Last week I purchased a large collection of tiny vintage cheese labels designed for individual packaging of cheese wedges. Fantastic graphics! So, hold on to your hat, this is going to get fun!I started by organizing the labels onto cardstock for scanning. American Crafts sent me some This-To-That adhesives to try a while back and the dispenser tabs roller worked perfectly for tacking down each label.Once scanned, I created free digital PDF files of two different sets for you to play with. Click on the images to download the files to your computer.These files are completely free for you to use in any project, I simply ask that the images are not resold as digital files.
I printed the files onto inkjet magnet sheets from Office Depot. The graphics turned out beautifully and were easy to cut out.First I cut each label apart loosely.Then trimmed out each with a bit more precision.The magnet sheets are pretty thin, so magnets made this way easily stick to metal surfaces, but won’t hold things up, such as notes and photos. But they looked awesome along my stainless steel stove hood.My stainless refrigerator won’t hold a magnet, but the freezer in my pantry will, so I dolled it up a bit.It’s also fun to create cheese pinwheels.If you want magnets strong enough to hold things, try sticking printed paper images to thicker business card magnets and trim out.To create cheese bunting with labels printed on plain paper, I grabbed some cheese colored Divine Twine and used super glue along the end section to harden it for easy lacing. It gives it a plastic-end shoelace effect so the twine doesn’t keep bending when you thread the labels.I punched tiny 1/8″ holes into the upper corners of each label.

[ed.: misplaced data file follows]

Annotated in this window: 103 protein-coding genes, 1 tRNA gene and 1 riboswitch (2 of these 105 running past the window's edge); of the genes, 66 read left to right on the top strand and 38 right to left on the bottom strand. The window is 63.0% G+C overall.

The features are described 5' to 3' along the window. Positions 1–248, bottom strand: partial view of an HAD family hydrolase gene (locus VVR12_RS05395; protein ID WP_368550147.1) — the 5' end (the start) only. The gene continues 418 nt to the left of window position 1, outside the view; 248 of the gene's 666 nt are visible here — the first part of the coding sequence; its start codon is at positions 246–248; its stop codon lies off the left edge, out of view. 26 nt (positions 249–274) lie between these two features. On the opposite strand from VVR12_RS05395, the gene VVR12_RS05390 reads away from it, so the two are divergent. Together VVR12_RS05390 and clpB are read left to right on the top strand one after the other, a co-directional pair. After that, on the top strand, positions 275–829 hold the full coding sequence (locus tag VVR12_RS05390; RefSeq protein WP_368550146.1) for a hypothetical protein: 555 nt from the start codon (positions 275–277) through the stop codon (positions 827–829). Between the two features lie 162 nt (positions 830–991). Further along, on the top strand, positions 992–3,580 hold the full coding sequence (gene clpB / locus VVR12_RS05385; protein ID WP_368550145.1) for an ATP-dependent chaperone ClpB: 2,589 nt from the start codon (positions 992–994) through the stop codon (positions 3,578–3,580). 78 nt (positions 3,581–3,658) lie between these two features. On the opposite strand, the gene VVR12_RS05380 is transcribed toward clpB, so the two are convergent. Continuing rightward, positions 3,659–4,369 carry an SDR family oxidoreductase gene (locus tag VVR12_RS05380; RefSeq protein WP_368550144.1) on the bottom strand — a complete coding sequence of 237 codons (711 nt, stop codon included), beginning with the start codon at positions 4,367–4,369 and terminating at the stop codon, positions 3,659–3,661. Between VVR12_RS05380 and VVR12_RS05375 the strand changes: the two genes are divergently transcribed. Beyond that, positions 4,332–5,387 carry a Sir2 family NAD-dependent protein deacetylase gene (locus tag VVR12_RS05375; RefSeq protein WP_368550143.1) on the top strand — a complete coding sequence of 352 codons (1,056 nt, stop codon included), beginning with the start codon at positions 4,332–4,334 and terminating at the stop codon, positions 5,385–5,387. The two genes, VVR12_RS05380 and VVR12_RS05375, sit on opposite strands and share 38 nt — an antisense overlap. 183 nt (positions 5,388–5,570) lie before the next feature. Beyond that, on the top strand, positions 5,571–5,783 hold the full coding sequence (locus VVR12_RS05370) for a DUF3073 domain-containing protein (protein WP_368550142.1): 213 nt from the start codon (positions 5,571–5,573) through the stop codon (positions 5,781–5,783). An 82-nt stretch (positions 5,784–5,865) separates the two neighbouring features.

Strung the labels together……and created darling cheese bunting for my studio.If you’re printing to plain paper, it’s also a good idea to print the images onto cardstock, coat the sheets with Mod Podge and allow to dry for a bit more plasticity and shelf-life.
Here’s some other ideas for using the cheese label graphics:
• Deck out kitchen towels with sewn on fabric cheese labels, see this post for more info on that type of project.
• Print to iron-on transfer sheets and embellish an apron, seat cushions or curtains.
• Use them to decorate the edges of your kitchen shelving.
• Create gift sets: package a set of magnets up in cheese cloth, tie with Divine Twine baker’s twine.
Do you have any other ideas for using the vintage cheese label graphics? Share ’em!